Finally, the Court (briefly) addresses the fact that the order affects a substantial right in a special proceeding. The Court notes that a declaratory judgment is in fact a special proceeding (PSV/MLS successfully argued this point), and an Order entered in a declaratory judgment action (here, that the Modell law applies to the defendants) is a final appealable order.

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However, the Court finds here that there is not an infringement of a substantial right that cannot be addressed after the lower Court rules on more substantive issues.

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So, there is the ruling from the appeal. So the question is, where does PSV/MLS go from here.

NEXT STEPS:

PSV/MLS Can File a Motion for Reconsideration:

If PSV/MLS doesn’t like the ruling (and they surely don’t), they can file a motion for reconsideration.

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Reconsideration essentially means PSV/MLS think the ruling is wrong, and they’re asking the Appeals Court to take another look at it for one reason or another. Of course, the fact that this ruling was issued unanimously makes it very unlikely the Court would agree to change the ruling.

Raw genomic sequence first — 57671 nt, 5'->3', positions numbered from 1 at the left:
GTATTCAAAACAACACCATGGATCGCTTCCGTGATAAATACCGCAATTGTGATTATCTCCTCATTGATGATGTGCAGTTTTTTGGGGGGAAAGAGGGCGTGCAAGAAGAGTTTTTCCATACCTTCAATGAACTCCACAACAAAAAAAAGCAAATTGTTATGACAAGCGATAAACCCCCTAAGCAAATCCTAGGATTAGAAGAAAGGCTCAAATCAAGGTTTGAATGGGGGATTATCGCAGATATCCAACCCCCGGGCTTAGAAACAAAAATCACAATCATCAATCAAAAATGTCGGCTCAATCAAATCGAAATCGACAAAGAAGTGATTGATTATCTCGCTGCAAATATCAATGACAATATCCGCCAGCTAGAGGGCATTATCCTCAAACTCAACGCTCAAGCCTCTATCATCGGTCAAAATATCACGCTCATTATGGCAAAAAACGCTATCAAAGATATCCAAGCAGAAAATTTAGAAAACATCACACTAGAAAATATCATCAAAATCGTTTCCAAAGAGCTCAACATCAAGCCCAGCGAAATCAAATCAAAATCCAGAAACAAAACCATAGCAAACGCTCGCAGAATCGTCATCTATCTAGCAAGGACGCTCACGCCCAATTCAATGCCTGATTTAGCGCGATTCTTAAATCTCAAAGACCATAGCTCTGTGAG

PSV/MLS Can Appeal to the Ohio Supreme Court:

If PSV/MLS thinks a reconsideration would be pointless (or after trying and failing), they can appeal to the Ohio Supreme Court, arguing the lower court rulings were wrong. I personally think they’re unlikely to prevail, but that’s simply a preliminary assessment. It’s also possible the OSC declines to hear the matter.

PSV/MLS Can Try for Removal to Federal Court:

I haven’t researched this yet, and to be fair, there is no indication that PSV/MLS have explored it. But it is an option, so I list it for that purpose.

PSV/MLS Can Comply: